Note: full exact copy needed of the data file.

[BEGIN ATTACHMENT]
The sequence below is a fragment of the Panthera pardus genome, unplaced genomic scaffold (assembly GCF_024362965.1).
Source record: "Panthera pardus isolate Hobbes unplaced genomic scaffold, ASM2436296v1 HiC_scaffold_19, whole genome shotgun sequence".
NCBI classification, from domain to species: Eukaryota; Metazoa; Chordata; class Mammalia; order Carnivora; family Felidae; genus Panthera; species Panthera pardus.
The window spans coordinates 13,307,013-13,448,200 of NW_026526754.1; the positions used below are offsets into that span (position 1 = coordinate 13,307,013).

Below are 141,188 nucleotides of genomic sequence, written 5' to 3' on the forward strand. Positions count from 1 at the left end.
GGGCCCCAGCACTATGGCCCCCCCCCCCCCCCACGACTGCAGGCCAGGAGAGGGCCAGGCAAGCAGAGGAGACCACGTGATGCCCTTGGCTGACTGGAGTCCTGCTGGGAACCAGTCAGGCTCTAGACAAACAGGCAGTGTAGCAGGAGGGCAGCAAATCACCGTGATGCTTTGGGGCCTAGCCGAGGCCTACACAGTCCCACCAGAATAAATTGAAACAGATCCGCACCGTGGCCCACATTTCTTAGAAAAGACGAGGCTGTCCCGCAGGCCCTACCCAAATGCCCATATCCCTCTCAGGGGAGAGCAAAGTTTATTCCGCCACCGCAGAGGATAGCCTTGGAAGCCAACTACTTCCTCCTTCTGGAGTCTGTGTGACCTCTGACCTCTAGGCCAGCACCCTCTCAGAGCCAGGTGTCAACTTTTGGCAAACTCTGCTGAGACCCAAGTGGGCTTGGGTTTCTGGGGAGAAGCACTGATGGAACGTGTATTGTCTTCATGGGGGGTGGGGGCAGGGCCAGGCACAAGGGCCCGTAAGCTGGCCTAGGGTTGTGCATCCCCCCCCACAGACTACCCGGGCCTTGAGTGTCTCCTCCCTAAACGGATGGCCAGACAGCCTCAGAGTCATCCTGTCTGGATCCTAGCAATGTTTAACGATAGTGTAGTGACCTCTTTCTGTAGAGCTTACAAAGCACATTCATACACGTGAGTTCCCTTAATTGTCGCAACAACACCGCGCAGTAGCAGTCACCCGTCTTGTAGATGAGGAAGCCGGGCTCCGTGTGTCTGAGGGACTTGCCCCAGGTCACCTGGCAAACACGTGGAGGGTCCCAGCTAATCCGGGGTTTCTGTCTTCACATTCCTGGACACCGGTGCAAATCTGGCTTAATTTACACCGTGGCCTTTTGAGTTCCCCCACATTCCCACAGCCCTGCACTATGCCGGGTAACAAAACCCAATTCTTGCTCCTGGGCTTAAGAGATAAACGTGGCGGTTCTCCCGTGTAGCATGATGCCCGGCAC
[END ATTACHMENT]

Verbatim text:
The sequence below is a fragment of the Panthera pardus genome, unplaced genomic scaffold (assembly GCF_024362965.1).
Source record: "Panthera pardus isolate Hobbes unplaced genomic scaffold, ASM2436296v1 HiC_scaffold_19, whole genome shotgun sequence".
NCBI classification, from domain to species: Eukaryota; Metazoa; Chordata; class Mammalia; order Carnivora; family Felidae; genus Panthera; species Panthera pardus.
The window spans coordinates 13,307,013-13,448,200 of NW_026526754.1; the positions used below are offsets into that span (position 1 = coordinate 13,307,013).

Below are 141,188 nucleotides of genomic sequence, written 5' to 3' on the forward strand. Positions count from 1 at the left end.
GGGCCCCAGCACTATGGCCCCCCCCCCCCCCCACGACTGCAGGCCAGGAGAGGGCCAGGCAAGCAGAGGAGACCACGTGATGCCCTTGGCTGACTGGAGTCCTGCTGGGAACCAGTCAGGCTCTAGACAAACAGGCAGTGTAGCAGGAGGGCAGCAAATCACCGTGATGCTTTGGGGCCTAGCCGAGGCCTACACAGTCCCACCAGAATAAATTGAAACAGATCCGCACCGTGGCCCACATTTCTTAGAAAAGACGAGGCTGTCCCGCAGGCCCTACCCAAATGCCCATATCCCTCTCAGGGGAGAGCAAAGTTTATTCCGCCACCGCAGAGGATAGCCTTGGAAGCCAACTACTTCCTCCTTCTGGAGTCTGTGTGACCTCTGACCTCTAGGCCAGCACCCTCTCAGAGCCAGGTGTCAACTTTTGGCAAACTCTGCTGAGACCCAAGTGGGCTTGGGTTTCTGGGGAGAAGCACTGATGGAACGTGTATTGTCTTCATGGGGGGTGGGGGCAGGGCCAGGCACAAGGGCCCGTAAGCTGGCCTAGGGTTGTGCATCCCCCCCCACAGACTACCCGGGCCTTGAGTGTCTCCTCCCTAAACGGATGGCCAGACAGCCTCAGAGTCATCCTGTCTGGATCCTAGCAATGTTTAACGATAGTGTAGTGACCTCTTTCTGTAGAGCTTACAAAGCACATTCATACACGTGAGTTCCCTTAATTGTCGCAACAACACCGCGCAGTAGCAGTCACCCGTCTTGTAGATGAGGAAGCCGGGCTCCGTGTGTCTGAGGGACTTGCCCCAGGTCACCTGGCAAACACGTGGAGGGTCCCAGCTAATCCGGGGTTTCTGTCTTCACATTCCTGGACACCGGTGCAAATCTGGCTTAATTTACACCGTGGCCTTTTGAGTTCCCCCACATTCCCACAGCCCTGCACTATGCCGGGTAACAAAACCCAATTCTTGCTCCTGGGCTTAAGAGATAAACGTGGCGGTTCTCCCGTGTAGCATGATGCCCGGCAC